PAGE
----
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In Re Kaylee H., A Person Coming Under the Juvenile Court Law. v. Jesse H

April 20, 2012


(Super. Ct. No. NJ14156B) APPEAL from orders of the Superior Court of San Diego County, Cynthia A. Bashant and Blaine K. Bowman, Judges. Reversed with instructions.

The opinion of the court was delivered by: Irion, J.


This appeal concerns one-year-old Kaylee H., the daughter of Jesse H. and Tonya K. Shortly after Kaylee was born, her parents placed her with her paternal great-uncle, Craig D., while they worked to resolve their substance abuse and legal problems. With the parents' consent, Craig filed for guardianship of Kaylee in probate court. He was granted temporary guardianship. The probate court referred the matter to the San Diego County Health and Human Services Agency (the Agency) to investigate whether dependency proceedings should be initiated in juvenile court.

After completing the investigation, the social worker decided not to file a Welfare and Institutions Code section 300*fn1 petition on Kaylee's behalf and recommended that guardianship proceed in probate court. Expressing concerns about Tonya proceeding without legal counsel in probate court, the juvenile court directed the Agency to file a section 300 petition, which the Agency did. After denying a motion akin to a demurrer and finding that the petition stated a prima facie case that Kaylee was a child described by section 300, the juvenile court dismissed the guardianship, made a true finding on the petition and removed Kaylee from parental custody.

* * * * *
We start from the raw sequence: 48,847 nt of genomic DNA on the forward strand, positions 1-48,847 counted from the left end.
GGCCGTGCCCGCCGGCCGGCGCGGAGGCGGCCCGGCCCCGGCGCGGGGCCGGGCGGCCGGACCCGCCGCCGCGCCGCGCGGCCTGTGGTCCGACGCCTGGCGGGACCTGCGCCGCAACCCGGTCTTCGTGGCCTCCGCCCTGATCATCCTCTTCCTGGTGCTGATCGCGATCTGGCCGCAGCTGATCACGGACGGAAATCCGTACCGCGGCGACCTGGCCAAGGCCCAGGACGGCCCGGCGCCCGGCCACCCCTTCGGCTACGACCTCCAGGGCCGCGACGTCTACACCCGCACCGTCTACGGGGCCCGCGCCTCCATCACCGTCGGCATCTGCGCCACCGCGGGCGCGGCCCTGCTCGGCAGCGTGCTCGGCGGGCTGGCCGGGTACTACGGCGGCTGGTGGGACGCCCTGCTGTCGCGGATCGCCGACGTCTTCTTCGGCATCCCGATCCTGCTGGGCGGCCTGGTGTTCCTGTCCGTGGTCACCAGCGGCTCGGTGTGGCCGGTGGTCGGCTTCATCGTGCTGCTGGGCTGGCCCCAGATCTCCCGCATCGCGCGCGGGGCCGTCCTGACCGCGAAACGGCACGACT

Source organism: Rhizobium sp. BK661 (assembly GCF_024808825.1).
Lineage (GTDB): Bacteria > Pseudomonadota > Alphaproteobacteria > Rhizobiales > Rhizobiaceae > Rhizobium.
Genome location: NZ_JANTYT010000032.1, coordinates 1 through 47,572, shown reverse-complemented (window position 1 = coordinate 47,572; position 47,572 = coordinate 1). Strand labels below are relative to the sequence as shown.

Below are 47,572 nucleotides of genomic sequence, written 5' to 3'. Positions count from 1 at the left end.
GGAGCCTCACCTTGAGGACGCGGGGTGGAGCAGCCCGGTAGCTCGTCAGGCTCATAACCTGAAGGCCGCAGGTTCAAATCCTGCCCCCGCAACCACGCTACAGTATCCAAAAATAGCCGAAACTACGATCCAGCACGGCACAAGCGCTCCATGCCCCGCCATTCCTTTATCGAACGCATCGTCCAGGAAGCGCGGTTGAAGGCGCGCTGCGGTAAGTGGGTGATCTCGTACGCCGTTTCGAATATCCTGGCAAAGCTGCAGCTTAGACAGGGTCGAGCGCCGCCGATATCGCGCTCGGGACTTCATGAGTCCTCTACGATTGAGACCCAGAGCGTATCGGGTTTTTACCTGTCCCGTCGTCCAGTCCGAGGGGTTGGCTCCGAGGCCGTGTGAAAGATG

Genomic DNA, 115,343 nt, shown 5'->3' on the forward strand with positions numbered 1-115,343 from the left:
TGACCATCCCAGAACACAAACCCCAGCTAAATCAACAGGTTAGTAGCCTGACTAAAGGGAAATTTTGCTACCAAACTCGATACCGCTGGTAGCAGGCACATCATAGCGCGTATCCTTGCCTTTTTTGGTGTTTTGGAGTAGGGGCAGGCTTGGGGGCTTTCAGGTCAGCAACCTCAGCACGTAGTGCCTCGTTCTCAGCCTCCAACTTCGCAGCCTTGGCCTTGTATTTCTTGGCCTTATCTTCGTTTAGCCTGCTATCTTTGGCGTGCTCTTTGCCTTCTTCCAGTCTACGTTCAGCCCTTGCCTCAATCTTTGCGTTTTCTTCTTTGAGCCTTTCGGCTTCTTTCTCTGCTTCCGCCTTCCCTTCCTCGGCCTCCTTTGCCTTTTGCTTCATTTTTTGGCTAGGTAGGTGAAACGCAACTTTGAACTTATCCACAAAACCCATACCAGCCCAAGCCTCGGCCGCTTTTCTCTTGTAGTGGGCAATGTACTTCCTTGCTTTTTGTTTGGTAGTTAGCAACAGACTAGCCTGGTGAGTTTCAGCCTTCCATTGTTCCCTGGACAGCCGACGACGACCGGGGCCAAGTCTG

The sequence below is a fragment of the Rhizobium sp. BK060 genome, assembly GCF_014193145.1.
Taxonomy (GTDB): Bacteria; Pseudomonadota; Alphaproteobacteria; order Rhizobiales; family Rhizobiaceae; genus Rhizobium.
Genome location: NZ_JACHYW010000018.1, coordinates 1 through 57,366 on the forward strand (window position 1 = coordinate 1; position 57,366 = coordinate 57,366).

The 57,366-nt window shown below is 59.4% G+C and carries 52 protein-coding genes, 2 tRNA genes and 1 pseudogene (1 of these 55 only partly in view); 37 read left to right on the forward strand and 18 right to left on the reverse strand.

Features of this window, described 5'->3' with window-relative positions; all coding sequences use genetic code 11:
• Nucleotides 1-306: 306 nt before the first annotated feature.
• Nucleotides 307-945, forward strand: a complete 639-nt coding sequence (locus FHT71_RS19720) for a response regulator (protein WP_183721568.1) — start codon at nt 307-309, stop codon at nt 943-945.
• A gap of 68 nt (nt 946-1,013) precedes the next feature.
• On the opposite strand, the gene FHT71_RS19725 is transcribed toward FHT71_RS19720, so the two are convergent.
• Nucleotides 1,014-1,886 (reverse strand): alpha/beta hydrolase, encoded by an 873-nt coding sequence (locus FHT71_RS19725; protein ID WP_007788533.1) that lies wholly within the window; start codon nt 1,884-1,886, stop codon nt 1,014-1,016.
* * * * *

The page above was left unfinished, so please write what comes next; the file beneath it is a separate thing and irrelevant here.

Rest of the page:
Jesse asserts the juvenile court erred when it directed the Agency to file the section 300 petition. Jesse further contends the court erred when it denied a motion akin to a demurrer and adjudicated Kaylee a dependent of the juvenile court.


Kaylee was born healthy in December 2010. Her parents, Jesse and Tonya, have a history of methamphetamine use and involvement with child protective services and the criminal justice system. At the time of Kaylee's birth, the parents were involved in a dependency proceeding concerning their daughter, S.H., pending a section 366.26 hearing.*fn2 On January 13, 2011, Jesse and Tonya placed one-month-old Kaylee in the care of Craig, who petitioned the probate court for guardianship with the parents' consent. The probate court appointed Craig as Kaylee's temporary guardian.

On April 11, a guardianship investigator, citing the parents' legal problems and substance abuse issues, reported that the guardianship was requested due to the parents' inability to care for Kaylee and to meet her needs on a daily basis. The investigator reported that Craig and his wife (together, the D.'s) did not have any criminal or child protective history, and there were no specific concerns about Craig's suitability as guardian.

The probate court referred the case to the Agency to investigate a potential dependency pursuant to Probate Code section 1513. The social worker investigating the matter decided not to file a section 300 petition and instead recommended that permanent guardianship be established for Kaylee in probate court.

On July 20, the juvenile court reviewed the decision of the social worker not to file a section 300 petition. (§ 331.) The juvenile court directed the social worker to file a petition on Kaylee's behalf and stated that if, after receiving the advice of counsel, the parties agreed that probate guardianship was the "best route . . . for Kaylee," it would then be appropriate to dismiss the section 300 petition at the jurisdictional/dispositional hearing and proceed in probate court.